Saint Nicholas, Wonder-working, and Mischievous Joy

I never celebrated—or even knew about—Saint Nicholas Day until I met my wife, but it is now one of my favorite holiday traditions. Observed more widely in Europe, especially Eastern Europe, December 6 is the day that Saint Nicholas comes to give presents—or coal—to the hopeful who put their boots outside. Don’t worry, you still have time to put yours out for tonight!

The celebration originated in the feast day of Saint Nicholas of Myra—a fourth-century bishop nicknamed the Wonder-worker who was known for secret charity to those shunned by “reputable society” (such as prostitutes, thieves, and sailors), and for helping those experiencing poverty, especially young women. But the day’s traditions, and the figure at the heart of it, soon gained an imaginative life of its own outside of the ecclesiastical calendar.

The myths surrounding this secret gift-giver adapted to different cultures and found new faces over the centuries (transforming from the dark-skinned Saint Nicholas to the rosy-cheeked Santa Claus and Father Christmas). However, two core elements remained: selfless compassion, and acts that bring about an almost mischievous, joyful surprise. The original stories surrounding Saint Nicholas are full of these. In one, he secretly tossed bags of gold into a house of an impoverished family over three consecutive nights to help their three daughters (the bags of gold are now represented by the oranges that sometimes fill Christmas stockings). In another story, a terrible storm was sure to destroy the ship on which he traveled and drown all the sailors. In an unexpected turn of events, he rebuked the waves, and all lived to see the shore. In yet another story, three innocent men were about to be executed, but he appeared, pushed the executioner’s blade away, and chastised a juror who had been bribed. What all these stories have in common for me is the power of unexpected wonder and joy—imagine waking up and finding your life utterly transformed with a bag of gold. Imagine the waves crashing—or the executioner’s blade swinging—only to stop, and you realize that your life is saved.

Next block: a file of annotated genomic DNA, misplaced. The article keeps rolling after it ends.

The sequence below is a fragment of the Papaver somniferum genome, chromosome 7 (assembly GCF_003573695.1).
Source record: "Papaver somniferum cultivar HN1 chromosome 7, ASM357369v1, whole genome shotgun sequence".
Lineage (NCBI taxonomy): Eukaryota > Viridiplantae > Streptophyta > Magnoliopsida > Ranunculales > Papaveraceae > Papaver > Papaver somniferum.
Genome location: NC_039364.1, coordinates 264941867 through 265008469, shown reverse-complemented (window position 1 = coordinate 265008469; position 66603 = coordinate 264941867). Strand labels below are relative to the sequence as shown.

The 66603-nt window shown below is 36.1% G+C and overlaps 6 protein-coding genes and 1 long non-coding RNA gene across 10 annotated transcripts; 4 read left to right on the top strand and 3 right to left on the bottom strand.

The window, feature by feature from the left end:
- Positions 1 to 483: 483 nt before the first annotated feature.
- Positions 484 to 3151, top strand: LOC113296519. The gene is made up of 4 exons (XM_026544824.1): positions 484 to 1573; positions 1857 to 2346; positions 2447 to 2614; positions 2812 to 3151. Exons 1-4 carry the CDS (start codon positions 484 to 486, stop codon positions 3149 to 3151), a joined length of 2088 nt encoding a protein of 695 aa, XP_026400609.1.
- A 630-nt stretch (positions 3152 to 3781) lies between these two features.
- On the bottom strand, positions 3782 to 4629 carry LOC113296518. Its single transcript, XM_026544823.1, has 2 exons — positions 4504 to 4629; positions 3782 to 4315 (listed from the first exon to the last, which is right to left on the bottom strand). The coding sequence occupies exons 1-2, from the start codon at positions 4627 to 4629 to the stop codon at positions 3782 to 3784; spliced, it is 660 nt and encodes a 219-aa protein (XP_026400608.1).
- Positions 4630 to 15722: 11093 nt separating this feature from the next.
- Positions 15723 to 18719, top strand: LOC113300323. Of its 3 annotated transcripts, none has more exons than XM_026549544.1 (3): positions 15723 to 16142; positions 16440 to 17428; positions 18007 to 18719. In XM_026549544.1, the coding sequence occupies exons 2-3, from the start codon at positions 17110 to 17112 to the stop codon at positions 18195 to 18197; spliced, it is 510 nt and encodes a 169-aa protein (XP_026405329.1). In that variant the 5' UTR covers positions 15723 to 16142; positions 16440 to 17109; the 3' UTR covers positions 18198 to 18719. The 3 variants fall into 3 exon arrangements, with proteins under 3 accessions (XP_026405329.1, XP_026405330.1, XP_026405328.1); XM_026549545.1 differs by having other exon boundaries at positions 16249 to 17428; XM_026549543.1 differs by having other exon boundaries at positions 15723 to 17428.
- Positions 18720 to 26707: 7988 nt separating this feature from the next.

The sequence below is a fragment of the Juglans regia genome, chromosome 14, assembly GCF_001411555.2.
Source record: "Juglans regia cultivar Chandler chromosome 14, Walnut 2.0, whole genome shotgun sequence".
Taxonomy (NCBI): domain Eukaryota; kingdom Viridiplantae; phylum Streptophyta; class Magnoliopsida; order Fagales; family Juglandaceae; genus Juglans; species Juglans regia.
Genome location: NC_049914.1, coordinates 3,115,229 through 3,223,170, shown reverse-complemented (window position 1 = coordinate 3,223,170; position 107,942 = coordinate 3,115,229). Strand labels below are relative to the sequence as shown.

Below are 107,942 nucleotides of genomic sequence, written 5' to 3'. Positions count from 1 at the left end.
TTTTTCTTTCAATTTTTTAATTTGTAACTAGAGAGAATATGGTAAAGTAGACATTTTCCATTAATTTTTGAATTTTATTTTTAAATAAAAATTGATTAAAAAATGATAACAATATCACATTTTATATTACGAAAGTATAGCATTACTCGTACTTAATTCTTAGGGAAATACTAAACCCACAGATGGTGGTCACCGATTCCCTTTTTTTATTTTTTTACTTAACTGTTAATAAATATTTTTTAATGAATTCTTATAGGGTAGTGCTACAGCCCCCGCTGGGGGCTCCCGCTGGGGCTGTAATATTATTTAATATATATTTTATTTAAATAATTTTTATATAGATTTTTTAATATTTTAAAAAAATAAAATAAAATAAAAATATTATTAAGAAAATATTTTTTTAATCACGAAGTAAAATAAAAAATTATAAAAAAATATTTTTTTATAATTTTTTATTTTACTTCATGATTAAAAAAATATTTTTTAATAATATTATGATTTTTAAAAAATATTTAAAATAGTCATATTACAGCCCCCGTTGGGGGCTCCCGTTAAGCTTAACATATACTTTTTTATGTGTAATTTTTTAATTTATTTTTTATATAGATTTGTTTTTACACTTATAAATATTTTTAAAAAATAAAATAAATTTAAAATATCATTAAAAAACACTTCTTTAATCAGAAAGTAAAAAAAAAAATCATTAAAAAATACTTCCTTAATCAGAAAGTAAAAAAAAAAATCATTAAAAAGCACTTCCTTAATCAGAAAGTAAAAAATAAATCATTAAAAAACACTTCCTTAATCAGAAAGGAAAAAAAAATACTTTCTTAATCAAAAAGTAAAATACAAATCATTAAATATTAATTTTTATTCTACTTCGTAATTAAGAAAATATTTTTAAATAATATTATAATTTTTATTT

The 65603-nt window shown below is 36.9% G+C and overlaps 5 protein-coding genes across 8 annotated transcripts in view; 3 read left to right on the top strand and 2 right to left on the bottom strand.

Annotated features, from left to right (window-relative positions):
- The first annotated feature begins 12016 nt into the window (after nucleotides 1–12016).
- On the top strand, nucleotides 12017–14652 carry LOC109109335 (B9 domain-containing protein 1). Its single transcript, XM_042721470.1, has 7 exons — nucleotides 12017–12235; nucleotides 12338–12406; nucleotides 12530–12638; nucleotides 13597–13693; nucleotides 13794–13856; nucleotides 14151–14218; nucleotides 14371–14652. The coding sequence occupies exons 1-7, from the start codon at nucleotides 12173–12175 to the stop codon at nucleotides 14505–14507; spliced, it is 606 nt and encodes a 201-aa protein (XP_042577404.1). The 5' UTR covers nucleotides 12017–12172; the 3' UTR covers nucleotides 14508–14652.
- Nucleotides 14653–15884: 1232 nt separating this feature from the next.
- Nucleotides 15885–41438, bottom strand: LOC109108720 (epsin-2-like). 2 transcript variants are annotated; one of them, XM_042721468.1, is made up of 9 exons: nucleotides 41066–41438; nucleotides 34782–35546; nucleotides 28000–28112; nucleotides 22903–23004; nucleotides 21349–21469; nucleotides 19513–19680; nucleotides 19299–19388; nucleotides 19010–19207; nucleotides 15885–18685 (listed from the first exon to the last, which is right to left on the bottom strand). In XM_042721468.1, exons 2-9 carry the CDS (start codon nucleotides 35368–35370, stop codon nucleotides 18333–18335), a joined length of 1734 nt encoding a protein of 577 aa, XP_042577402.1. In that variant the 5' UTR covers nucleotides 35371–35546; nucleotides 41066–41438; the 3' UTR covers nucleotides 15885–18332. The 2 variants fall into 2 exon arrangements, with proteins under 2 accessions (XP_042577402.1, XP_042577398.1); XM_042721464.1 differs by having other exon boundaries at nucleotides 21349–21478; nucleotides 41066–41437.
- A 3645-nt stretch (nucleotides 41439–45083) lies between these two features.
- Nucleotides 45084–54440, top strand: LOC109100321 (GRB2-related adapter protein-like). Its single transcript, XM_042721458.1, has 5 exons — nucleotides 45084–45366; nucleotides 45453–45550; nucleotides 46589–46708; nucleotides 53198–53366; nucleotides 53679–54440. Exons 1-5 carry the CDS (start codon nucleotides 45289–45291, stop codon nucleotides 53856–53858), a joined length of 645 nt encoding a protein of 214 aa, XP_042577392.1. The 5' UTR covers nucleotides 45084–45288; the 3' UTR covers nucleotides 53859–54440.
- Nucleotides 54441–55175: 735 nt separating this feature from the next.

For me, Saint Nicholas Day is a reminder to bring some of that inspirational wonder-working and playful compassion to my daily life and interactions. While our dear Saint Vincent lived more than a millennia after Saint Nicholas, you can see something Vincentian about Saint Nicholas’s attention to the poor and helping the hungry, even if his efforts lacked our namesake’s organizational prowess (and critical collaboration with Saint Louise). Our mission—much like Saint Nick’s—is vital and needed in our world. But we need joyful sustenance to carry it forward and not be overcome by the waves and storms of the times.